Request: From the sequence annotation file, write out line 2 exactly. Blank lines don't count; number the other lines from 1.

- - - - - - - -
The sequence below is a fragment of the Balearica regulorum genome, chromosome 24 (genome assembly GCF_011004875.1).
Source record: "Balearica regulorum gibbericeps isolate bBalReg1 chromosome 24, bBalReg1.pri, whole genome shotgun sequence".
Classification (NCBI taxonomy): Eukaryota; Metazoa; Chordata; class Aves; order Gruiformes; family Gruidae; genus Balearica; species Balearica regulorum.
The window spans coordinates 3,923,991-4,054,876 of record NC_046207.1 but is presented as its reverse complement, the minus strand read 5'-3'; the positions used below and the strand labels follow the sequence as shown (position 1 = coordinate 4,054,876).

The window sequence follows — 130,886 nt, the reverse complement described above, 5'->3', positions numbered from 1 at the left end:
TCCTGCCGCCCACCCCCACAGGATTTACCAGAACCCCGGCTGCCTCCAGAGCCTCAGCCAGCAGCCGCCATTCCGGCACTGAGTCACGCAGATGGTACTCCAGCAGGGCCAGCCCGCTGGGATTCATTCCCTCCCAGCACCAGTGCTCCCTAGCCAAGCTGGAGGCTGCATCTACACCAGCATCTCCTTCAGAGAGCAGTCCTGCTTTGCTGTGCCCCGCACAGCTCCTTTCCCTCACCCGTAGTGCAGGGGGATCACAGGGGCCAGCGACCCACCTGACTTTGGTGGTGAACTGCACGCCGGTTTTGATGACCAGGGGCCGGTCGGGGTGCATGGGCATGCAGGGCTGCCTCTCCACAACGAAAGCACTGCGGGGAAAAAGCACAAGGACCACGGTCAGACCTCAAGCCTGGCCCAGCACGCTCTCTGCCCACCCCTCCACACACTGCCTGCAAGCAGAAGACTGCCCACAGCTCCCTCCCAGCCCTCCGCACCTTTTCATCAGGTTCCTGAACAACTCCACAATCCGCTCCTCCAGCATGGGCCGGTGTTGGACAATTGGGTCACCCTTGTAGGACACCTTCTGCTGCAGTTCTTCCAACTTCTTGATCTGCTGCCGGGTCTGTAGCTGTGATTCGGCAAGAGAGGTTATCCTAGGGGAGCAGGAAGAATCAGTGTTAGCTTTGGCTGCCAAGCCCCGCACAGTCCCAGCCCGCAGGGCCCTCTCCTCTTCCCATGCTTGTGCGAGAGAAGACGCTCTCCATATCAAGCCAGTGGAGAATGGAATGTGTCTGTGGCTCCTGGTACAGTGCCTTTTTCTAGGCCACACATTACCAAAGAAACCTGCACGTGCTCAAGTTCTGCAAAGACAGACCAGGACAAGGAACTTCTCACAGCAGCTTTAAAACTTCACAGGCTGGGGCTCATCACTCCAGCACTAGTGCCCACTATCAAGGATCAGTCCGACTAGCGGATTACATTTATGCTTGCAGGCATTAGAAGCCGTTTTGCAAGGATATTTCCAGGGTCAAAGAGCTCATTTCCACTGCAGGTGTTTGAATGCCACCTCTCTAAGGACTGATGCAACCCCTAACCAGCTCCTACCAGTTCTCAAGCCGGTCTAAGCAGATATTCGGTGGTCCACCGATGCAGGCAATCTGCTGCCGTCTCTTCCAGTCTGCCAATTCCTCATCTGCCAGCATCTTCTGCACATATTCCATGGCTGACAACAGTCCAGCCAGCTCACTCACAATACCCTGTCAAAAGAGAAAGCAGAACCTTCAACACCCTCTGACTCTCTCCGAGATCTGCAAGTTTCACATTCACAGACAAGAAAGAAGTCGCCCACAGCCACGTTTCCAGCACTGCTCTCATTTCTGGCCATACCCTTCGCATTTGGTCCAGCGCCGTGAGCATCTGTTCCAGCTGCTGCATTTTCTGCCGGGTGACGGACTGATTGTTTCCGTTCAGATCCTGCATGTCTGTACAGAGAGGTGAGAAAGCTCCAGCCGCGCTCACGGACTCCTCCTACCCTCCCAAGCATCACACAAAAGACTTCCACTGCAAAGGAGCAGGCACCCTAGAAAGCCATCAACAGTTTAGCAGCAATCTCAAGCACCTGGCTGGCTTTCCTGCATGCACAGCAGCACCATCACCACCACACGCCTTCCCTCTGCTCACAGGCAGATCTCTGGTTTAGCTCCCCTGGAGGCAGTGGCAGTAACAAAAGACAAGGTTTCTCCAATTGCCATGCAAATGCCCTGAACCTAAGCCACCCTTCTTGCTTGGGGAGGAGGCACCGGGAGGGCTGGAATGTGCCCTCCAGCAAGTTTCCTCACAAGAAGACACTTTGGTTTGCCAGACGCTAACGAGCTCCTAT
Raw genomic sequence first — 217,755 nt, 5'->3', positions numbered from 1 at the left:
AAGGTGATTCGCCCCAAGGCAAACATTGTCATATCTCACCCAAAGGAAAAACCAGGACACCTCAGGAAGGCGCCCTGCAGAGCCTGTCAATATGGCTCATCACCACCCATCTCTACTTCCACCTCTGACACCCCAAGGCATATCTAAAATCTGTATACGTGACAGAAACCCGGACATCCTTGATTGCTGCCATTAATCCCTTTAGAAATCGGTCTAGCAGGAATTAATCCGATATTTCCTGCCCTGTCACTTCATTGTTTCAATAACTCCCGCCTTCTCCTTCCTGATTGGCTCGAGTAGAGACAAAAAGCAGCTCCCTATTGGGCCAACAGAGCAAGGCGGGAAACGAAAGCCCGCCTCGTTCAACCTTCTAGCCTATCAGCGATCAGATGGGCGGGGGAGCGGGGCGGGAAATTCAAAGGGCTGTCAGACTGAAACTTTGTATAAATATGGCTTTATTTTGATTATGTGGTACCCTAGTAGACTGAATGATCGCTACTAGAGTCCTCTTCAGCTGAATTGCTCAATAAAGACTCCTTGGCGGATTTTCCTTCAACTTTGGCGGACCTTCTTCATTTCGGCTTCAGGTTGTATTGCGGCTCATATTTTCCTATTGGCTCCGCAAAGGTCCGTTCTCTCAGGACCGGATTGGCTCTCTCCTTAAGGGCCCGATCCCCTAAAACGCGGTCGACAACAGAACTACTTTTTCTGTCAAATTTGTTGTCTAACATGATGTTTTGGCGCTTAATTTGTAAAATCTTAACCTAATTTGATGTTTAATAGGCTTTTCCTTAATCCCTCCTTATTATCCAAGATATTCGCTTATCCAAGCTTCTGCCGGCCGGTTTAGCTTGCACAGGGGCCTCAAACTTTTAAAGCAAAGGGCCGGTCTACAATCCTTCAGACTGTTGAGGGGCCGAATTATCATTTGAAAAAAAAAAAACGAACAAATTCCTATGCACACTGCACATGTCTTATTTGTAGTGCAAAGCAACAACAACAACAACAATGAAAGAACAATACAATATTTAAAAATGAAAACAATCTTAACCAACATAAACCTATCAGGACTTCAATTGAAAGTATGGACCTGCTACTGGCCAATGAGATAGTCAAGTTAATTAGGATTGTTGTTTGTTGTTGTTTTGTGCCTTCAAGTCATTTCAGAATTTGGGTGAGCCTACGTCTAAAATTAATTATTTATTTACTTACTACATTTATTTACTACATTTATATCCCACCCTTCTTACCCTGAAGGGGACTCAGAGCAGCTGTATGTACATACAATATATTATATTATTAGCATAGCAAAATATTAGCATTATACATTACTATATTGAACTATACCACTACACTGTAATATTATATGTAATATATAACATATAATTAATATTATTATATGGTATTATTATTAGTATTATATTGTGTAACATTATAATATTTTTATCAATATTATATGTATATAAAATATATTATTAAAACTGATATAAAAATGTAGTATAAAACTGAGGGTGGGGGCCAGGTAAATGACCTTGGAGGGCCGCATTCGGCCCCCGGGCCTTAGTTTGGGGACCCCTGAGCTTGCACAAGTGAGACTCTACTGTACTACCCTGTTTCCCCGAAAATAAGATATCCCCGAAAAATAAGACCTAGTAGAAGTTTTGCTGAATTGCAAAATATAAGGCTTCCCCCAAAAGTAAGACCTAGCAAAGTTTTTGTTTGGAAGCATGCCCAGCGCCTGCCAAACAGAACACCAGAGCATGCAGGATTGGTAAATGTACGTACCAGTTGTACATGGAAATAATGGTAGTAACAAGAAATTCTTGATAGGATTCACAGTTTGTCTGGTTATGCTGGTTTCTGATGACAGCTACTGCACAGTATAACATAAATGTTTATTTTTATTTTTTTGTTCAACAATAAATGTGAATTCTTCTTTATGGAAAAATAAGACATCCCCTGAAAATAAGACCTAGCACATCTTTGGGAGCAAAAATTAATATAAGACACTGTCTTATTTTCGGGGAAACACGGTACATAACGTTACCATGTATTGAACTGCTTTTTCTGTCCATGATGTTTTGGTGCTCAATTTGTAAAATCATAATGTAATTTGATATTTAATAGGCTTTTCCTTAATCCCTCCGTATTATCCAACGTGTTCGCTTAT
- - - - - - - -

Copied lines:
Source record: "Balearica regulorum gibbericeps isolate bBalReg1 chromosome 24, bBalReg1.pri, whole genome shotgun sequence".